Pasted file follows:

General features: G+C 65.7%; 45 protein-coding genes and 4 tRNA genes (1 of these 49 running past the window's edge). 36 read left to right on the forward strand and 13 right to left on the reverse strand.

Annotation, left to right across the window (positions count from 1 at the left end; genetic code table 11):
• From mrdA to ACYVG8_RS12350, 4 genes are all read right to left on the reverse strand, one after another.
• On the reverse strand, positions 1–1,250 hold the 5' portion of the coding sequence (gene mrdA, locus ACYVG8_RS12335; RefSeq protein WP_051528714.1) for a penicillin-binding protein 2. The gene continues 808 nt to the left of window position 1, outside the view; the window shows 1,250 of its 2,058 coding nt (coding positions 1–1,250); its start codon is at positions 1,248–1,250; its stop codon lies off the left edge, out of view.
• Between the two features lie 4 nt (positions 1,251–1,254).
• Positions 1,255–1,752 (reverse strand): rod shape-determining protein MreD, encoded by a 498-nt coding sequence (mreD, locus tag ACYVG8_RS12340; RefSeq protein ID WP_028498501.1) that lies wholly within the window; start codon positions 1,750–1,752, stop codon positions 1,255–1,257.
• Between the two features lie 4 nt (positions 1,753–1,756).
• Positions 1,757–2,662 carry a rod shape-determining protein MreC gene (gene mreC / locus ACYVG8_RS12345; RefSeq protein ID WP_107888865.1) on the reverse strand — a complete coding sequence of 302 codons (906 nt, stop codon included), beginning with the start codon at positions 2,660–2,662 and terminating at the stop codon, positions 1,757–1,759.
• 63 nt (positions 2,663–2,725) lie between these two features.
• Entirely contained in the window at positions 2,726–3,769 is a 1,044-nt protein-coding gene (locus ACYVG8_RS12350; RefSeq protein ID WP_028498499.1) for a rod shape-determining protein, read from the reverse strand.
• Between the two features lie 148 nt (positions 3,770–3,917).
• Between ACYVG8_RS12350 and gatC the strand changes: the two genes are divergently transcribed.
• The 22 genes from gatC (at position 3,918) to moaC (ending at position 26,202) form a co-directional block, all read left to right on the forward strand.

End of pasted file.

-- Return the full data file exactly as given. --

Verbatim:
General features: G+C 65.7%; 45 protein-coding genes and 4 tRNA genes (1 of these 49 running past the window's edge). 36 read left to right on the forward strand and 13 right to left on the reverse strand.

Annotation, left to right across the window (positions count from 1 at the left end; genetic code table 11):
• From mrdA to ACYVG8_RS12350, 4 genes are all read right to left on the reverse strand, one after another.
• On the reverse strand, positions 1–1,250 hold the 5' portion of the coding sequence (gene mrdA, locus ACYVG8_RS12335; RefSeq protein WP_051528714.1) for a penicillin-binding protein 2. The gene continues 808 nt to the left of window position 1, outside the view; the window shows 1,250 of its 2,058 coding nt (coding positions 1–1,250); its start codon is at positions 1,248–1,250; its stop codon lies off the left edge, out of view.
• Between the two features lie 4 nt (positions 1,251–1,254).
• Positions 1,255–1,752 (reverse strand): rod shape-determining protein MreD, encoded by a 498-nt coding sequence (mreD, locus tag ACYVG8_RS12340; RefSeq protein ID WP_028498501.1) that lies wholly within the window; start codon positions 1,750–1,752, stop codon positions 1,255–1,257.
• Between the two features lie 4 nt (positions 1,753–1,756).
• Positions 1,757–2,662 carry a rod shape-determining protein MreC gene (gene mreC / locus ACYVG8_RS12345; RefSeq protein ID WP_107888865.1) on the reverse strand — a complete coding sequence of 302 codons (906 nt, stop codon included), beginning with the start codon at positions 2,660–2,662 and terminating at the stop codon, positions 1,757–1,759.
• 63 nt (positions 2,663–2,725) lie between these two features.
• Entirely contained in the window at positions 2,726–3,769 is a 1,044-nt protein-coding gene (locus ACYVG8_RS12350; RefSeq protein ID WP_028498499.1) for a rod shape-determining protein, read from the reverse strand.
• Between the two features lie 148 nt (positions 3,770–3,917).
• Between ACYVG8_RS12350 and gatC the strand changes: the two genes are divergently transcribed.
• The 22 genes from gatC (at position 3,918) to moaC (ending at position 26,202) form a co-directional block, all read left to right on the forward strand.